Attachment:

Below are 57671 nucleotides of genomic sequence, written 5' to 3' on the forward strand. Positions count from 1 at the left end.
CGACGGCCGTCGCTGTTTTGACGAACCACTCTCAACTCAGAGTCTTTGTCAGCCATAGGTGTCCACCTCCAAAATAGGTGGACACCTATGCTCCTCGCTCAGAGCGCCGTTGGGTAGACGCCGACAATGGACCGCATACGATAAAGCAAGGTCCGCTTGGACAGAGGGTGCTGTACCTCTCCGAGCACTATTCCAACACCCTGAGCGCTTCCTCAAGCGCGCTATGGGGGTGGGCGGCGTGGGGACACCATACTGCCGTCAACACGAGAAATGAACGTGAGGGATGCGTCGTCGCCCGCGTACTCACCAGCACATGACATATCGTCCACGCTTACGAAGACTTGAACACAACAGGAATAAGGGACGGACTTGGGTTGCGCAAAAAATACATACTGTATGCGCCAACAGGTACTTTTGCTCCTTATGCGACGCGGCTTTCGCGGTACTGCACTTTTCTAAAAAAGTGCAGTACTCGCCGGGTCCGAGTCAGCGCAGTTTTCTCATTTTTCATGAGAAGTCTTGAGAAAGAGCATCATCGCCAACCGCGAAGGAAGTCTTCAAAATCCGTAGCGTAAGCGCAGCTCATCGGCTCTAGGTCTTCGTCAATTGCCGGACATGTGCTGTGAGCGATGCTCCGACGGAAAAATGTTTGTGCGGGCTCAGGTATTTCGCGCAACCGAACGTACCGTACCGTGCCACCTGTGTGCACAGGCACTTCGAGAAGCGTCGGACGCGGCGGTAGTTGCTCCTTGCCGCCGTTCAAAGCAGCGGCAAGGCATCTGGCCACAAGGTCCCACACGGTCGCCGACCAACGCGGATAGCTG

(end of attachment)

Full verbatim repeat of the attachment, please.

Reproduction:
Below are 57671 nucleotides of genomic sequence, written 5' to 3' on the forward strand. Positions count from 1 at the left end.
CGACGGCCGTCGCTGTTTTGACGAACCACTCTCAACTCAGAGTCTTTGTCAGCCATAGGTGTCCACCTCCAAAATAGGTGGACACCTATGCTCCTCGCTCAGAGCGCCGTTGGGTAGACGCCGACAATGGACCGCATACGATAAAGCAAGGTCCGCTTGGACAGAGGGTGCTGTACCTCTCCGAGCACTATTCCAACACCCTGAGCGCTTCCTCAAGCGCGCTATGGGGGTGGGCGGCGTGGGGACACCATACTGCCGTCAACACGAGAAATGAACGTGAGGGATGCGTCGTCGCCCGCGTACTCACCAGCACATGACATATCGTCCACGCTTACGAAGACTTGAACACAACAGGAATAAGGGACGGACTTGGGTTGCGCAAAAAATACATACTGTATGCGCCAACAGGTACTTTTGCTCCTTATGCGACGCGGCTTTCGCGGTACTGCACTTTTCTAAAAAAGTGCAGTACTCGCCGGGTCCGAGTCAGCGCAGTTTTCTCATTTTTCATGAGAAGTCTTGAGAAAGAGCATCATCGCCAACCGCGAAGGAAGTCTTCAAAATCCGTAGCGTAAGCGCAGCTCATCGGCTCTAGGTCTTCGTCAATTGCCGGACATGTGCTGTGAGCGATGCTCCGACGGAAAAATGTTTGTGCGGGCTCAGGTATTTCGCGCAACCGAACGTACCGTACCGTGCCACCTGTGTGCACAGGCACTTCGAGAAGCGTCGGACGCGGCGGTAGTTGCTCCTTGCCGCCGTTCAAAGCAGCGGCAAGGCATCTGGCCACAAGGTCCCACACGGTCGCCGACCAACGCGGATAGCTG